In this way links are established along the transaction log backup chain.

If any loss or damage happens to AdventureWorks2008R2_log_201711122202, the database can only restore the transactional behavior that is contained in AdventureWorks2008R2_log_201711122201.

Another issue is that transaction log backup must be performed at least every five minutes. This protects against the risk of losing data, prevents the database transaction log from constantly growing, and removes the need to constantly perform full backups.

If transaction log backup is performed every five minutes, this means 12 backups per hour, or 288 backups per day. This can cause the transaction log recovery chain to become too long, which in turn can extend recovery time and make it harder to achieve the recovery time objective (RTO). Differential backup technology can help address this issue.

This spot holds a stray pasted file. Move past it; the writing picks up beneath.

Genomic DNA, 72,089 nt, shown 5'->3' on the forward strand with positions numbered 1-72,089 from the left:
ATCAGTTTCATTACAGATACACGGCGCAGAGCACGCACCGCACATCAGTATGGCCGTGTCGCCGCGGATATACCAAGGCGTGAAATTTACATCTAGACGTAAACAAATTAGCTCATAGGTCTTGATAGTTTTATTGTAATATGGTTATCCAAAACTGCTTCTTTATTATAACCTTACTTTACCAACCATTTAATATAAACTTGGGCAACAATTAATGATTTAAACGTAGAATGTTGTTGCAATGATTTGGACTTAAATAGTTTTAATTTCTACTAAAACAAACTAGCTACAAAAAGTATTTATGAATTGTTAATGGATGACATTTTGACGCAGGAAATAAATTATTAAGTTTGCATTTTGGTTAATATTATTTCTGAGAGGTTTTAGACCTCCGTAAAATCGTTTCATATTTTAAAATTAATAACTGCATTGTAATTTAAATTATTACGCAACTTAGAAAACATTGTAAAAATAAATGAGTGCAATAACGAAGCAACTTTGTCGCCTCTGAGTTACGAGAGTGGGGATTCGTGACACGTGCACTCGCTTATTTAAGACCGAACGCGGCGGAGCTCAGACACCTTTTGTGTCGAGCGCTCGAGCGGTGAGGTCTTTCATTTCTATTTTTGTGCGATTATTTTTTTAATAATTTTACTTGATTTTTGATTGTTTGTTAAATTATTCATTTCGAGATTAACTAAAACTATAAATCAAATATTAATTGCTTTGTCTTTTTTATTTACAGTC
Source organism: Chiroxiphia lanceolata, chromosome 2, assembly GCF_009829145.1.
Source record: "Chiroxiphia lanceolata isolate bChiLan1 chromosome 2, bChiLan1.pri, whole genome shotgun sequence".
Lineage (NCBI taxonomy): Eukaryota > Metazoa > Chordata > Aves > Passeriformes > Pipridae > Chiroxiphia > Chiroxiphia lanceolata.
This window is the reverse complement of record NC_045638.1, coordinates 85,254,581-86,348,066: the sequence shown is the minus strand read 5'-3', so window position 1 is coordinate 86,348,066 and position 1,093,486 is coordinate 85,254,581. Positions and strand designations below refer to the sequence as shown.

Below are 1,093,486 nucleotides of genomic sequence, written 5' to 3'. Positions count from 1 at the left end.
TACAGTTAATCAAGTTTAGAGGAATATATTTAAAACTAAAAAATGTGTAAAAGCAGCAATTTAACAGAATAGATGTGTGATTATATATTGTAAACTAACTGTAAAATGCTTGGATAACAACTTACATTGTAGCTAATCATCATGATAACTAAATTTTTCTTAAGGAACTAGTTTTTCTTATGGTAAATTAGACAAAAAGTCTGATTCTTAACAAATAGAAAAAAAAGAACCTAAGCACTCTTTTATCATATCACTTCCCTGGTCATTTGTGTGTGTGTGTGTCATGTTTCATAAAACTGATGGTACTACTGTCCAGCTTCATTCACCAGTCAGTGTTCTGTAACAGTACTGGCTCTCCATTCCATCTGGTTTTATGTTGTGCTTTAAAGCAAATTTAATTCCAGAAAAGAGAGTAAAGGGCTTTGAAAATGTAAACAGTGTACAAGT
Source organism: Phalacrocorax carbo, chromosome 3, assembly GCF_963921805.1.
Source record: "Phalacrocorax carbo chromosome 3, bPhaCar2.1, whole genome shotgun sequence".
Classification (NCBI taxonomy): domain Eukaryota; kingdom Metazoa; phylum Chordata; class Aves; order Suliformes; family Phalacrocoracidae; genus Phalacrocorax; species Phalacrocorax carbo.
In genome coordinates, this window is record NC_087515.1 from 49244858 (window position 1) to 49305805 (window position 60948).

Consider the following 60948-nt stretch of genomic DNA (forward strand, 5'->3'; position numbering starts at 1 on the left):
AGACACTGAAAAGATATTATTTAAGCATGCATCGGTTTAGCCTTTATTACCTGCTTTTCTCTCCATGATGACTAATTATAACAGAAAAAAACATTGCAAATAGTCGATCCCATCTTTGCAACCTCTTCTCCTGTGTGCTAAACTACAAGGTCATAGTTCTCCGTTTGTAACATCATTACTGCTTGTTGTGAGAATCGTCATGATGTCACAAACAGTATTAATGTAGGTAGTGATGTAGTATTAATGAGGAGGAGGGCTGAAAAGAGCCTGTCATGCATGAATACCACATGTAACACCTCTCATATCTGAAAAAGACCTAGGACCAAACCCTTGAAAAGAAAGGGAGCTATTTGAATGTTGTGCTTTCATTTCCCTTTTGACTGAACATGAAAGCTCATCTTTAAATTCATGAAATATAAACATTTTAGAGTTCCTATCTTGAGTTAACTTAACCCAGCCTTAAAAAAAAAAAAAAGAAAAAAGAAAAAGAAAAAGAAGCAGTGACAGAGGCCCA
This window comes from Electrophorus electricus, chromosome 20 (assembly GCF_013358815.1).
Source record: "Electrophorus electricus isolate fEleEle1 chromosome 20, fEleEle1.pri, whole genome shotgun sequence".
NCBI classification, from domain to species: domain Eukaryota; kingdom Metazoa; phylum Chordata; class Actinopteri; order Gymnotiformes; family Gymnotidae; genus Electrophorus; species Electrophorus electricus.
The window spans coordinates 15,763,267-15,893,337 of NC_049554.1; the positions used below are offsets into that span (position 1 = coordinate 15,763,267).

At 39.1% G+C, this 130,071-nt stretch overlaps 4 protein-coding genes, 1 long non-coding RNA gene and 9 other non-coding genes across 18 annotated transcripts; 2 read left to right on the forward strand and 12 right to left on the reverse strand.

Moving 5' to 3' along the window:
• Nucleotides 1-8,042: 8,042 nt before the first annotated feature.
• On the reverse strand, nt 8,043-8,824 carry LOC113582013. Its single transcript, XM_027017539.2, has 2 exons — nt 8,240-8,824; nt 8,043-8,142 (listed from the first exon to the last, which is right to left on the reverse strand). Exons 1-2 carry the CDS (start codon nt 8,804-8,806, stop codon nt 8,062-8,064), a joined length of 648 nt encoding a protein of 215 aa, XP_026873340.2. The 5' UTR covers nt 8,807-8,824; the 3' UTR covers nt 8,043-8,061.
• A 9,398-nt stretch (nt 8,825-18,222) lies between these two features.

Differential Backup

Differential backup backs up all data changes from the last full backup to the current point in time. It usually takes up much less data space than a full backup. It ensures greater backup efficiency, higher restoration speed, and better disaster recovery capability.

How Differential Backup Works

The following timeline shows how differential backup works:

   

Figure source: SQL Server Backup Academy

  • 7 a.m.: Database contains data #1.
  • 10 a.m.: Database is fully backed up and the full backup file contains data #1.
  • 1 p.m.: Database contains data #1, #2, #3, and #4.
  • 2 p.m.: Database is differentially backed up, and the differential backup file contains data #2, #3, and #4. This represents all changed data between the last full backup and the differential backup at 2 p.m.